All conversations surrounding healthcare on the planet today are set either in terms of its universality and therefore the responsibility of the State, or a capitalistic endeavor that competes with all other sectors. The WHO has a broad definition for universal healthcare, referring to national policies that cover a variety of aspects like primary care, end-stage care, improved access, reducing financial risks, and generally improved health outcomes. Though national policies usually define the extent and scope of such services, private sector has a substantial role to play. While I shall stay away from arguing the benefits of healthcare’s universality as defined in terms of a social compact (which would indeed require healthcare to be the State’s responsibility), public policies surrounding this in the developing world are mired in substantial issues.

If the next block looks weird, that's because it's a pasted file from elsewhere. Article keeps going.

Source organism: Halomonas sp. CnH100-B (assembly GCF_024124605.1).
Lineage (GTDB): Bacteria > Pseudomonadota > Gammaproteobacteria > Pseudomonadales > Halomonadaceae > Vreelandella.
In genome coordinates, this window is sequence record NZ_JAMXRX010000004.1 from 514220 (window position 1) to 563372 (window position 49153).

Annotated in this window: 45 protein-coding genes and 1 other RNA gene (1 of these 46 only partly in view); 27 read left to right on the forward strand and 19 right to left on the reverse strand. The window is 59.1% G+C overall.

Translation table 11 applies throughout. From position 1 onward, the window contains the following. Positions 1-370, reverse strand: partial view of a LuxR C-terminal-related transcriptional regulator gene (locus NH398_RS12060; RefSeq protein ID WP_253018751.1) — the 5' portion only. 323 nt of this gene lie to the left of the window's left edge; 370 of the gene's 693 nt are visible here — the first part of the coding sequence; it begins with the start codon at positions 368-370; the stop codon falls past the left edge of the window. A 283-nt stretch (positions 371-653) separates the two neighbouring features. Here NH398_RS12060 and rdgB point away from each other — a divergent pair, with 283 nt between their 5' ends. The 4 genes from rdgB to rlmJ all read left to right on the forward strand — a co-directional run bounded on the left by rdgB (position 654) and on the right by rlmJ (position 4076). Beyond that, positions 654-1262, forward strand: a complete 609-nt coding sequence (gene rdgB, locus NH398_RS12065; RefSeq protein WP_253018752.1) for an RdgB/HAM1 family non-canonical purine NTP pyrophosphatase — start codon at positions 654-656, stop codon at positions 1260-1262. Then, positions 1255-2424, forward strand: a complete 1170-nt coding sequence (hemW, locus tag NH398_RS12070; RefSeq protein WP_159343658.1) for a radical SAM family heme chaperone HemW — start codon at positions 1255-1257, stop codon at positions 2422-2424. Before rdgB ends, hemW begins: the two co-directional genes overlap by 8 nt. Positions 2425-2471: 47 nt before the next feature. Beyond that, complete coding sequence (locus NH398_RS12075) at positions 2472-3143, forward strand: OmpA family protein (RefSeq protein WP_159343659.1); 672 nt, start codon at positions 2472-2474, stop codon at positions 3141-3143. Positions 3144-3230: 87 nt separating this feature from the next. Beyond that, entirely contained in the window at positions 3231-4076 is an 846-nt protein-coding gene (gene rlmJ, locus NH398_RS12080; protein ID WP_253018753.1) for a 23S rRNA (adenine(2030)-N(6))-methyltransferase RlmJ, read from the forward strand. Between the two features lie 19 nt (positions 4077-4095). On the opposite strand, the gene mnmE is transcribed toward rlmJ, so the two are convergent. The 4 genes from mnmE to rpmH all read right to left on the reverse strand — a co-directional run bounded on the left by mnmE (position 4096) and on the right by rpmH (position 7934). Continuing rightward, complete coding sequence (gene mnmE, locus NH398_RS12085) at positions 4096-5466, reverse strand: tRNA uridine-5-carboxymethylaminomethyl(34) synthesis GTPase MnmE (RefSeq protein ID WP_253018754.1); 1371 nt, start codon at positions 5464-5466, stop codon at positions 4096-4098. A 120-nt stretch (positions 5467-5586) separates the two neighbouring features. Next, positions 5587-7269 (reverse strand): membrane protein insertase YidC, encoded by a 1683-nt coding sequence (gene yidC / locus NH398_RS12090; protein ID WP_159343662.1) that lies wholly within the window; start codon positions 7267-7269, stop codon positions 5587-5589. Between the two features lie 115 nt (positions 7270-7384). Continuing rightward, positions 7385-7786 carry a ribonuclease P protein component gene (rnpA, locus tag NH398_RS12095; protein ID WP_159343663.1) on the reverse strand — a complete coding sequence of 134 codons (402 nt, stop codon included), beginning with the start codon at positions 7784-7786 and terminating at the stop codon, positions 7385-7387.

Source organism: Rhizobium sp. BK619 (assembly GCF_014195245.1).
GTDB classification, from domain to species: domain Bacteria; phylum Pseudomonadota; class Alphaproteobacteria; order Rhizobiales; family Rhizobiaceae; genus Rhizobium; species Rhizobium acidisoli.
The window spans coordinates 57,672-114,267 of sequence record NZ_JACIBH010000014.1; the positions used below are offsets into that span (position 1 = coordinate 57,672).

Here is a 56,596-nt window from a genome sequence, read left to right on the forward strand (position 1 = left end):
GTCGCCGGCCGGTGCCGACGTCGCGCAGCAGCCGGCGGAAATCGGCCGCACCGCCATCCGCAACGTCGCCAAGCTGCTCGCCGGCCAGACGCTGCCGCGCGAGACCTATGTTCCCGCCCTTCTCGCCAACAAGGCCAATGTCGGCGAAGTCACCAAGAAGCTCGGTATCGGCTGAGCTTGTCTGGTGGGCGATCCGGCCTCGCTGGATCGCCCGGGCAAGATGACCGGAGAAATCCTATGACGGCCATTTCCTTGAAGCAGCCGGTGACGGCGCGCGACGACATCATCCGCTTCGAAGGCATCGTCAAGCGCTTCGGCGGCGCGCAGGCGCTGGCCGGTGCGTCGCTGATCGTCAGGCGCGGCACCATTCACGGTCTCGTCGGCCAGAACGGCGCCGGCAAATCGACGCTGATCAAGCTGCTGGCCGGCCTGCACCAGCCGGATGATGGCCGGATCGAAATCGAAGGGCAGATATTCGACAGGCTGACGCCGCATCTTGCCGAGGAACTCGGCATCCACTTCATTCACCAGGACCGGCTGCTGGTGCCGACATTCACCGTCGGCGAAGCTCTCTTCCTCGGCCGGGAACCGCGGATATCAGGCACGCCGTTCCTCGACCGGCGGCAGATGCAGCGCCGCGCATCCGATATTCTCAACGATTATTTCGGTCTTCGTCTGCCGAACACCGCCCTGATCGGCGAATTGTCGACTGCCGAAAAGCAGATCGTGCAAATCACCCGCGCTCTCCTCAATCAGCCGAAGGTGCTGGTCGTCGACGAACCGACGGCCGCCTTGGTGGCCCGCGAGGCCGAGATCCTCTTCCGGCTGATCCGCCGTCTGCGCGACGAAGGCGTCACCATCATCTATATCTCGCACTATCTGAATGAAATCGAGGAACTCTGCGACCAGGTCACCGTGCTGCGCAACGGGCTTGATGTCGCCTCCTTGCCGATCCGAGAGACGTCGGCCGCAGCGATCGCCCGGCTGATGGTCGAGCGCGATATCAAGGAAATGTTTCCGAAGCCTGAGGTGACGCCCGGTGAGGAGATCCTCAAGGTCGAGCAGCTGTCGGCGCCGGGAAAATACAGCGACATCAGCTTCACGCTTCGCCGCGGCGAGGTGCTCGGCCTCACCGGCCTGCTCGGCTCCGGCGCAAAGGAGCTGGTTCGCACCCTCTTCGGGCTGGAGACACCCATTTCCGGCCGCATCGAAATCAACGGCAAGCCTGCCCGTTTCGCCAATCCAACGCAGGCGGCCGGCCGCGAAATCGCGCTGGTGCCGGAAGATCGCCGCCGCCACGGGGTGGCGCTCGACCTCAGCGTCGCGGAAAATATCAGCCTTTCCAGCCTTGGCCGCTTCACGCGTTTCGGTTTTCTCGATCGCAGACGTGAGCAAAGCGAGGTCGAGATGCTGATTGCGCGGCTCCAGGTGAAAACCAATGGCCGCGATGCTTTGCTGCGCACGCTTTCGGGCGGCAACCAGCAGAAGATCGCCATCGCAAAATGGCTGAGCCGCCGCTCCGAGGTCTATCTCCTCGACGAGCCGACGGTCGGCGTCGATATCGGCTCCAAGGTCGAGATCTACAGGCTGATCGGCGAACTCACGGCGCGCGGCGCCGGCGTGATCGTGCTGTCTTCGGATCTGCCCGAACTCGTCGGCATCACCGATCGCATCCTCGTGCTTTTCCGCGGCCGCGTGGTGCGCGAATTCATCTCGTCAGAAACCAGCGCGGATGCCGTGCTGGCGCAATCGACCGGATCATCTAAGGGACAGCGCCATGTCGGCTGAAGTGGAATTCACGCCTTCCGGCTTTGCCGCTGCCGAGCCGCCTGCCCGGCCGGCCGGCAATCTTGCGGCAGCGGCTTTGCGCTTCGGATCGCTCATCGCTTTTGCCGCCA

30 Aug 2016